Connecticut Gov. Ned Lamont is crediting the Accelerated Bridge Construction (ABC) method with saving up to two years on the replacement of a bridge section over Interstate 95 in Stamford, Connecticut.
O&G Industries, based in Torrington, Connecticut, led the $15 million project, which saw the complete demolition of two spans that carry Route 1 over I-95 and the installation of two new concrete and steel segments, which were built offsite, during the first two weekends of June.
Using traditional construction methods, Lamont said the project could have taken two years, created traffic nightmares in one of the state's most heavily congested areas, and have cost much more. The state DOT has also used ABC on two bridge projects in Southington, Connecticut.
ABC has become a way for state DOTs to replace aging bridge infrastructure with minimal traffic detours during construction. It is also recognized by many as a safer way to build the bridge structures.
HNTB's Bala Sivakumar told Construction Dive last year that building according to ABC methods keep workers closer to the ground instead of tying rebar or pouring concrete at 50 feet to 100 feet above the flow of traffic.
According to Amanda Bao, associate professor in in the civil engineering technology, environmental management and safety department at Rochester Institute of Technology, construction can also be set up indoors or under shelters that can insulate workers and bridge components from extreme weather. This can help keep the project on schedule because there is no need to extend the contract due to weather delays.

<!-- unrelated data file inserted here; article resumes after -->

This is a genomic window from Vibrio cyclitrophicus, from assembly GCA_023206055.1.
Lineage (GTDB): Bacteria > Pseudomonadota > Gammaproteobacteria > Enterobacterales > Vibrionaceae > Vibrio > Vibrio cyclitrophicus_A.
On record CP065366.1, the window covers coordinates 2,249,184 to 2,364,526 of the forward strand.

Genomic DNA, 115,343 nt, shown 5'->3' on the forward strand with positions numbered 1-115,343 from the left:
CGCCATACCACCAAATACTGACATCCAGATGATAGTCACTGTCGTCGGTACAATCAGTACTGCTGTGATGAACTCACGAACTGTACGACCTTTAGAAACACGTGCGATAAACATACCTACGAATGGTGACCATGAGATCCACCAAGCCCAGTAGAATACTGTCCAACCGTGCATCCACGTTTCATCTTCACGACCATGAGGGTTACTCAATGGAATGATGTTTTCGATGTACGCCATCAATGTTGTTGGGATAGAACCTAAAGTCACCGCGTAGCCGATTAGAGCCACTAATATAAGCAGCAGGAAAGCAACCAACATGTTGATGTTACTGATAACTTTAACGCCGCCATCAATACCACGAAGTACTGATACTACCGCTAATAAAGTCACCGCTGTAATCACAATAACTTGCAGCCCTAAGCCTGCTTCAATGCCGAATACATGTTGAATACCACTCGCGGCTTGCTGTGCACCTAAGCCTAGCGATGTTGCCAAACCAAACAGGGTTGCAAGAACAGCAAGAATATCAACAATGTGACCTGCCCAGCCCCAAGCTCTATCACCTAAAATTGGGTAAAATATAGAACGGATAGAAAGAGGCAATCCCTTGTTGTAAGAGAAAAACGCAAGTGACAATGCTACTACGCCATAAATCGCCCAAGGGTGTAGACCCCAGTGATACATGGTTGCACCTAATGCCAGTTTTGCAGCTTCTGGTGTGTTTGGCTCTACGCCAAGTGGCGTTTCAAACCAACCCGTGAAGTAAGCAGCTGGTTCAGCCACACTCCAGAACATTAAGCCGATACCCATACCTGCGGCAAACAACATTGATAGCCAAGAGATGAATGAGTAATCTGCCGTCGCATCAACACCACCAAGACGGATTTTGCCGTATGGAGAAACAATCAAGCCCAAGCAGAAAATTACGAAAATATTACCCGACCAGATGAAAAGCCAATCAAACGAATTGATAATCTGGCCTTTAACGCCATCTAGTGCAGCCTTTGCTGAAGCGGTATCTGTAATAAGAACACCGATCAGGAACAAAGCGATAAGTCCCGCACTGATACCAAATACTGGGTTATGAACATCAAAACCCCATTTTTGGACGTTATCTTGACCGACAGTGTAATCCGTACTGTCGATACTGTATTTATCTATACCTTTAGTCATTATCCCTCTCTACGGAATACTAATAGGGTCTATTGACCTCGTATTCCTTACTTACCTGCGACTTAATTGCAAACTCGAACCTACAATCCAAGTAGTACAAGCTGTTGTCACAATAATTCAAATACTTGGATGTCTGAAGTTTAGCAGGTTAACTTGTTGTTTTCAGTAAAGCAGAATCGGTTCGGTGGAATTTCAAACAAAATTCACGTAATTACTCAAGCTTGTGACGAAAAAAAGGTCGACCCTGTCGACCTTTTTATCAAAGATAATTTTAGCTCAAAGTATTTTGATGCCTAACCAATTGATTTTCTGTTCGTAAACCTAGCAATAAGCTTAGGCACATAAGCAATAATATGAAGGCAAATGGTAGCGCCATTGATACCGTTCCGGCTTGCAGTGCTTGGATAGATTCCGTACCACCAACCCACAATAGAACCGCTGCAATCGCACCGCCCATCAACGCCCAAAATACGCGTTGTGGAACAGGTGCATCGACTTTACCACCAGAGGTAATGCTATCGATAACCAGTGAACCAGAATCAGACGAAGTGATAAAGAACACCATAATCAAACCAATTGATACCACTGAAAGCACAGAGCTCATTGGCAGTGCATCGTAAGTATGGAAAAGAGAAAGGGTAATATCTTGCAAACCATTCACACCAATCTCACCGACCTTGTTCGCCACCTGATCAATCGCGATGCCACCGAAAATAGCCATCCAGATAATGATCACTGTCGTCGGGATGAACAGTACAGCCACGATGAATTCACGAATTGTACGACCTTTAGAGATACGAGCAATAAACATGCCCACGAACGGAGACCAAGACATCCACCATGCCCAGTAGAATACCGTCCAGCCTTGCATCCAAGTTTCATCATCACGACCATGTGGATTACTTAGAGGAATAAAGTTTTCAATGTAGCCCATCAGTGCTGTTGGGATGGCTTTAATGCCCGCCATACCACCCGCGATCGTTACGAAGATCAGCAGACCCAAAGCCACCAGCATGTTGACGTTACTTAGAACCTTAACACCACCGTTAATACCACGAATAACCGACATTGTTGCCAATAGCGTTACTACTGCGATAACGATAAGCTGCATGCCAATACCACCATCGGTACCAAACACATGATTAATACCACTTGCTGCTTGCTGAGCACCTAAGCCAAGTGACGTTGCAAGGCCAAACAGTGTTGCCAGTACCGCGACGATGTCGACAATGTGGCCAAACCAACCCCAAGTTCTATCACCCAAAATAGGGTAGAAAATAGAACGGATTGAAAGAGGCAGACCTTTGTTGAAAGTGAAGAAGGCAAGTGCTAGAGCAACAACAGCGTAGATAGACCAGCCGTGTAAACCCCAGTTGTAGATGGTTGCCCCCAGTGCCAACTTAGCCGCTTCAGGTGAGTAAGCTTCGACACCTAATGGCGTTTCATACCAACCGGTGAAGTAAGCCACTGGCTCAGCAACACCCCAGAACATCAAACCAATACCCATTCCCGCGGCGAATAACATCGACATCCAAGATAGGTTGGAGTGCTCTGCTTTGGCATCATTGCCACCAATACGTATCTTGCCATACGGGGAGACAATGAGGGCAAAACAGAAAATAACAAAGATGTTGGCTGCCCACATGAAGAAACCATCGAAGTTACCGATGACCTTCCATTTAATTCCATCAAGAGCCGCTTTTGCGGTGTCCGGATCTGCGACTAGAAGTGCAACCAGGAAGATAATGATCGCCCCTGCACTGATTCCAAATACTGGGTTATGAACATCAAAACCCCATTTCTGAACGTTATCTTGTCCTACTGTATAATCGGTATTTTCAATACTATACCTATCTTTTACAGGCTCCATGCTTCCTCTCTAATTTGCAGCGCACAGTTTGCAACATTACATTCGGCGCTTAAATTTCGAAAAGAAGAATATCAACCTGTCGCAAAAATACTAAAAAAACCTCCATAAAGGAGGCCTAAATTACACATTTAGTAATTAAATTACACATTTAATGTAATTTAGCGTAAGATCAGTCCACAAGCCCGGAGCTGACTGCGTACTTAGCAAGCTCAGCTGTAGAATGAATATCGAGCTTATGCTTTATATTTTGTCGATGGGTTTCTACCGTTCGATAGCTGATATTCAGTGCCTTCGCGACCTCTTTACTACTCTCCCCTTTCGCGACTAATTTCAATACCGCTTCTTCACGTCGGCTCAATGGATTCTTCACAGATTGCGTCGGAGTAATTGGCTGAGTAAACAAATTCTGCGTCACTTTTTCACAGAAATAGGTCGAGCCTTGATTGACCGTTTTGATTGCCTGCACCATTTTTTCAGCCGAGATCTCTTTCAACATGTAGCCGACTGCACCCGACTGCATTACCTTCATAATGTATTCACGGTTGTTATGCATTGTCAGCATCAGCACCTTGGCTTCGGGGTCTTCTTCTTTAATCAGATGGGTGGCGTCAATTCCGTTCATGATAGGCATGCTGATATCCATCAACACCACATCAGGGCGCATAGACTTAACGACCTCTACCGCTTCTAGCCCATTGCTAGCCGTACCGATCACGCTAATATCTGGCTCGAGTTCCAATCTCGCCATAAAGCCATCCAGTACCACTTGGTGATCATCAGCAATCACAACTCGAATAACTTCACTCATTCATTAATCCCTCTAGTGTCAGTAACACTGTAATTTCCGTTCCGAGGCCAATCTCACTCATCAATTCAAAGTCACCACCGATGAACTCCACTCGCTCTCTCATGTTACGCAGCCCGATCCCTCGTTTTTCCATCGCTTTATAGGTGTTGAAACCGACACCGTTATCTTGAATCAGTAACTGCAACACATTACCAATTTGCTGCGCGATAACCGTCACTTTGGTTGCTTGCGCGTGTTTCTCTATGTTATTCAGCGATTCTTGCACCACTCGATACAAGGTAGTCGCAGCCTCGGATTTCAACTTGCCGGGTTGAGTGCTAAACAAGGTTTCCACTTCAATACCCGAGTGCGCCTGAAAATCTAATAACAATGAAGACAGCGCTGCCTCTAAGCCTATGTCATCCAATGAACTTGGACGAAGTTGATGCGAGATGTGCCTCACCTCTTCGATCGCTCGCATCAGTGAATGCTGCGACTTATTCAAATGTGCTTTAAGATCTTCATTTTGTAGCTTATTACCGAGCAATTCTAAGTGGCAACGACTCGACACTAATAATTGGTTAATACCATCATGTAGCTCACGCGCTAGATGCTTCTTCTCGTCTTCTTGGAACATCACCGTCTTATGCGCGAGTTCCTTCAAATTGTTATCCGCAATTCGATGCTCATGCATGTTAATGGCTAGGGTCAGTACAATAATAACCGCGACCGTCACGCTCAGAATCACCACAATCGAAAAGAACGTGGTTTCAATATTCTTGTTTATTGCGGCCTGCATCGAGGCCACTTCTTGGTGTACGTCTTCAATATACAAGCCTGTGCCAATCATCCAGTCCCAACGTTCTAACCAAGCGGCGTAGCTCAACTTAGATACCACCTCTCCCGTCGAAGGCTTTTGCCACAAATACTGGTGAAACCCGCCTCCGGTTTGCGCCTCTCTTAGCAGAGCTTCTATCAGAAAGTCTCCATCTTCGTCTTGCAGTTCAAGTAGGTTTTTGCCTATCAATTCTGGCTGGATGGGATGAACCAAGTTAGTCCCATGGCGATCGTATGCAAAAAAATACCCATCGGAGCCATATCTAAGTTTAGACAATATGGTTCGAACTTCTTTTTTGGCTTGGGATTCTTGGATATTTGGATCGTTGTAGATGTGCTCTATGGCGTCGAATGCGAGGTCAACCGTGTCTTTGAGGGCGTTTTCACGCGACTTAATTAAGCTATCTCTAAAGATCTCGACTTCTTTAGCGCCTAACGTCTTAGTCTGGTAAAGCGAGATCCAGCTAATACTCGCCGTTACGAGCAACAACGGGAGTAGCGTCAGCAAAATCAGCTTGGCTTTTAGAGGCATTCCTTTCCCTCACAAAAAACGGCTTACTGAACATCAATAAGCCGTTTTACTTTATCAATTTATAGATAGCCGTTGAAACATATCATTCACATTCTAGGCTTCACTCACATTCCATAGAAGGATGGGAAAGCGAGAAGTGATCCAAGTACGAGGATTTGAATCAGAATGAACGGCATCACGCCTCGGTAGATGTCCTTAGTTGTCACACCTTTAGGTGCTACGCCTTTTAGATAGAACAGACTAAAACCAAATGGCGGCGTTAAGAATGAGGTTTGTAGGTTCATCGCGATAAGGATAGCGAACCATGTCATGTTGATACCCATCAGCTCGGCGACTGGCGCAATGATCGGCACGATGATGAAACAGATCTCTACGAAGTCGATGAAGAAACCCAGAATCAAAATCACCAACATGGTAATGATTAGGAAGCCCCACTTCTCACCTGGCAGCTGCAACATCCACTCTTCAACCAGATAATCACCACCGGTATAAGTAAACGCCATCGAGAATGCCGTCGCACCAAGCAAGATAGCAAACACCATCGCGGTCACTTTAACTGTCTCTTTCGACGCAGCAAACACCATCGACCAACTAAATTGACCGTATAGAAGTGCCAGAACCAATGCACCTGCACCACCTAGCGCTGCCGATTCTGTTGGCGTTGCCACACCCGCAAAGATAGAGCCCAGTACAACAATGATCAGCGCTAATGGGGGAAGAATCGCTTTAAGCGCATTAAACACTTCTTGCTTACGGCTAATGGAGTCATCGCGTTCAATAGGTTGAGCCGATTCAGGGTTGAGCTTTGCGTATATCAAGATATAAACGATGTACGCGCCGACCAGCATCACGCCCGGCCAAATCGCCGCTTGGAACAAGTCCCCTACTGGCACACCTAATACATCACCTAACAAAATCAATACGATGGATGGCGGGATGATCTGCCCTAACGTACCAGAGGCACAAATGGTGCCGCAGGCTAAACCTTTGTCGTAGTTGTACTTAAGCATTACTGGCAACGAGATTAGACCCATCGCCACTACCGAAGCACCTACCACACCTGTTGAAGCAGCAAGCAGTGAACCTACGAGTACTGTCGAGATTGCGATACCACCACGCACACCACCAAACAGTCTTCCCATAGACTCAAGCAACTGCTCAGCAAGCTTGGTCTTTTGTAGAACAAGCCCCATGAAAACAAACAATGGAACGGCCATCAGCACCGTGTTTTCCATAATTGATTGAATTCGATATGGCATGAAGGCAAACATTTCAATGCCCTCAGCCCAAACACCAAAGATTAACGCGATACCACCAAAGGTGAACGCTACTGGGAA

ABC teams must take care, however, to design specifically for that method because, Bao said, that a traditional bridge design cannot be converted to ABC.
Bridge design could be an issue when the National Transportation Safety Board publishes its final decision on the cause of the pedestrian bridge collapse at Florida International University in Miami last year. The bridge, built offsite and then installed on the FIU campus in March of 2018, collapsed, killing several people as traffic flowed underneath during re-tensioning activities. In a preliminary report, the agency indicated that design errors likely played a role.
According to documents revealed during civil court proceedings related to the collapse, representatives of the project engineer, FIGG Bridge Engineers, looked at reports of cracks in the bridge after it was set in place and declared the structure safe. FIGG also allegedly approved traffic flow to continue underneath the bridge during post-installation work. FIGG has disputed these assertions with the NTSB.